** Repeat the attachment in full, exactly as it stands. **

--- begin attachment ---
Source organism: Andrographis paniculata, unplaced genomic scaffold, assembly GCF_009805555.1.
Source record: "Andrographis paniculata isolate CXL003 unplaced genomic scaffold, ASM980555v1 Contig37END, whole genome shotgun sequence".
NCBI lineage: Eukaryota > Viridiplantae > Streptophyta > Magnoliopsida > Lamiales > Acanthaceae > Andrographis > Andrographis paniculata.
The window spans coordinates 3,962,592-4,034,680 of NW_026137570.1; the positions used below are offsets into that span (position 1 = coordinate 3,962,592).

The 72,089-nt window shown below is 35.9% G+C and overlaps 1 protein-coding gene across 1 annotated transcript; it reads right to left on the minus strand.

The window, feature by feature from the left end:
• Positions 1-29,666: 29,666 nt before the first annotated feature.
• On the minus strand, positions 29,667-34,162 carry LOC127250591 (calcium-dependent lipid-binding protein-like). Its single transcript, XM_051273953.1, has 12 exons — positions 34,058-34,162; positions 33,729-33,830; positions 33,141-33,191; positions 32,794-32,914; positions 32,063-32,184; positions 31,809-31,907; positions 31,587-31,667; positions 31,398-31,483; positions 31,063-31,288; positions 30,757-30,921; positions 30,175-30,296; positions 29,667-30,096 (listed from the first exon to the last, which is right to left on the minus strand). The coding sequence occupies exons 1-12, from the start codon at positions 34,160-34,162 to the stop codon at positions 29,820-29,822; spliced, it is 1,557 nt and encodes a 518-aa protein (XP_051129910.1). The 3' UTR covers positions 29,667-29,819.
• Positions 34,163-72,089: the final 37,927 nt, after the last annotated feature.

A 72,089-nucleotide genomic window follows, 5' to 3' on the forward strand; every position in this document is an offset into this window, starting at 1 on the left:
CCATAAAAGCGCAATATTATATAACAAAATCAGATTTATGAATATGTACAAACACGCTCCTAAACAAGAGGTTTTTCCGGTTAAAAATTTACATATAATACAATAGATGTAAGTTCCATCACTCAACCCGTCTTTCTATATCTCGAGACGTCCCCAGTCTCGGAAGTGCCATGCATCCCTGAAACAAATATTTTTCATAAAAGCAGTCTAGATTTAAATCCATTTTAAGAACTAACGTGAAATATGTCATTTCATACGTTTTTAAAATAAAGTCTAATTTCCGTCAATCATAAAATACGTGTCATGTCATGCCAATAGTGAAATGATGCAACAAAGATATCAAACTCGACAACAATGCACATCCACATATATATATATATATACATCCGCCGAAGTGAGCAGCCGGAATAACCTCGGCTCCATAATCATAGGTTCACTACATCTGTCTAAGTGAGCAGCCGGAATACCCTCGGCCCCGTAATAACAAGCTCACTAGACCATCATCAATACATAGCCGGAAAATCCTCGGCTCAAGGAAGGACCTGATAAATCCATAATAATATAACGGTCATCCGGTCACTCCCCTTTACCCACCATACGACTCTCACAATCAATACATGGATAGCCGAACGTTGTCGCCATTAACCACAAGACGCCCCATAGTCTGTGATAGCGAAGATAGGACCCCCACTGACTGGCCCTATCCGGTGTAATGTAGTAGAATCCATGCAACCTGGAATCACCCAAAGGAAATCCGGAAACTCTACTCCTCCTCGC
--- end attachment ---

Source organism: Andrographis paniculata, unplaced genomic scaffold, assembly GCF_009805555.1.
Source record: "Andrographis paniculata isolate CXL003 unplaced genomic scaffold, ASM980555v1 Contig37END, whole genome shotgun sequence".
NCBI lineage: Eukaryota > Viridiplantae > Streptophyta > Magnoliopsida > Lamiales > Acanthaceae > Andrographis > Andrographis paniculata.
The window spans coordinates 3,962,592-4,034,680 of NW_026137570.1; the positions used below are offsets into that span (position 1 = coordinate 3,962,592).

The 72,089-nt window shown below is 35.9% G+C and overlaps 1 protein-coding gene across 1 annotated transcript; it reads right to left on the minus strand.

The window, feature by feature from the left end:
• Positions 1-29,666: 29,666 nt before the first annotated feature.
• On the minus strand, positions 29,667-34,162 carry LOC127250591 (calcium-dependent lipid-binding protein-like). Its single transcript, XM_051273953.1, has 12 exons — positions 34,058-34,162; positions 33,729-33,830; positions 33,141-33,191; positions 32,794-32,914; positions 32,063-32,184; positions 31,809-31,907; positions 31,587-31,667; positions 31,398-31,483; positions 31,063-31,288; positions 30,757-30,921; positions 30,175-30,296; positions 29,667-30,096 (listed from the first exon to the last, which is right to left on the minus strand). The coding sequence occupies exons 1-12, from the start codon at positions 34,160-34,162 to the stop codon at positions 29,820-29,822; spliced, it is 1,557 nt and encodes a 518-aa protein (XP_051129910.1). The 3' UTR covers positions 29,667-29,819.
• Positions 34,163-72,089: the final 37,927 nt, after the last annotated feature.

A 72,089-nucleotide genomic window follows, 5' to 3' on the forward strand; every position in this document is an offset into this window, starting at 1 on the left:
CCATAAAAGCGCAATATTATATAACAAAATCAGATTTATGAATATGTACAAACACGCTCCTAAACAAGAGGTTTTTCCGGTTAAAAATTTACATATAATACAATAGATGTAAGTTCCATCACTCAACCCGTCTTTCTATATCTCGAGACGTCCCCAGTCTCGGAAGTGCCATGCATCCCTGAAACAAATATTTTTCATAAAAGCAGTCTAGATTTAAATCCATTTTAAGAACTAACGTGAAATATGTCATTTCATACGTTTTTAAAATAAAGTCTAATTTCCGTCAATCATAAAATACGTGTCATGTCATGCCAATAGTGAAATGATGCAACAAAGATATCAAACTCGACAACAATGCACATCCACATATATATATATATATACATCCGCCGAAGTGAGCAGCCGGAATAACCTCGGCTCCATAATCATAGGTTCACTACATCTGTCTAAGTGAGCAGCCGGAATACCCTCGGCCCCGTAATAACAAGCTCACTAGACCATCATCAATACATAGCCGGAAAATCCTCGGCTCAAGGAAGGACCTGATAAATCCATAATAATATAACGGTCATCCGGTCACTCCCCTTTACCCACCATACGACTCTCACAATCAATACATGGATAGCCGAACGTTGTCGCCATTAACCACAAGACGCCCCATAGTCTGTGATAGCGAAGATAGGACCCCCACTGACTGGCCCTATCCGGTGTAATGTAGTAGAATCCATGCAACCTGGAATCACCCAAAGGAAATCCGGAAACTCTACTCCTCCTCGC